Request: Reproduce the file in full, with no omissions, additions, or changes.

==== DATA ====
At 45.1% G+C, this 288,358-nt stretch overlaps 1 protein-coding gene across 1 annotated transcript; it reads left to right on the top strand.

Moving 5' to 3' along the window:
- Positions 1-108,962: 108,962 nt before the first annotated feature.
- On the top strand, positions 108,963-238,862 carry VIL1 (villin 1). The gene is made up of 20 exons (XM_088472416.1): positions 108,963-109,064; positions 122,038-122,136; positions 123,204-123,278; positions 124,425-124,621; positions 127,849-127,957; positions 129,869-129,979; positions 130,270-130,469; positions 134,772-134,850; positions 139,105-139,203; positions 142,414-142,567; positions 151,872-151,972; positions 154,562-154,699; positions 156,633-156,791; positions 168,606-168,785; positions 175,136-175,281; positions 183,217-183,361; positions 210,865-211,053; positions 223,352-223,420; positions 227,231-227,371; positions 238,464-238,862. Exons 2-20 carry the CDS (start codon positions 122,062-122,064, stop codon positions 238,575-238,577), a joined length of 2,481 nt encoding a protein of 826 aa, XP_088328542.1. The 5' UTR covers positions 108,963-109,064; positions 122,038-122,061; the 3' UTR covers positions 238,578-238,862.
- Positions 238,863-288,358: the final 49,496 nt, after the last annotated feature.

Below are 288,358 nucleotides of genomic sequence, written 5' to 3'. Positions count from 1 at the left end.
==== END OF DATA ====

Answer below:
At 45.1% G+C, this 288,358-nt stretch overlaps 1 protein-coding gene across 1 annotated transcript; it reads left to right on the top strand.

Moving 5' to 3' along the window:
- Positions 1-108,962: 108,962 nt before the first annotated feature.
- On the top strand, positions 108,963-238,862 carry VIL1 (villin 1). The gene is made up of 20 exons (XM_088472416.1): positions 108,963-109,064; positions 122,038-122,136; positions 123,204-123,278; positions 124,425-124,621; positions 127,849-127,957; positions 129,869-129,979; positions 130,270-130,469; positions 134,772-134,850; positions 139,105-139,203; positions 142,414-142,567; positions 151,872-151,972; positions 154,562-154,699; positions 156,633-156,791; positions 168,606-168,785; positions 175,136-175,281; positions 183,217-183,361; positions 210,865-211,053; positions 223,352-223,420; positions 227,231-227,371; positions 238,464-238,862. Exons 2-20 carry the CDS (start codon positions 122,062-122,064, stop codon positions 238,575-238,577), a joined length of 2,481 nt encoding a protein of 826 aa, XP_088328542.1. The 5' UTR covers positions 108,963-109,064; positions 122,038-122,061; the 3' UTR covers positions 238,578-238,862.
- Positions 238,863-288,358: the final 49,496 nt, after the last annotated feature.

Below are 288,358 nucleotides of genomic sequence, written 5' to 3'. Positions count from 1 at the left end.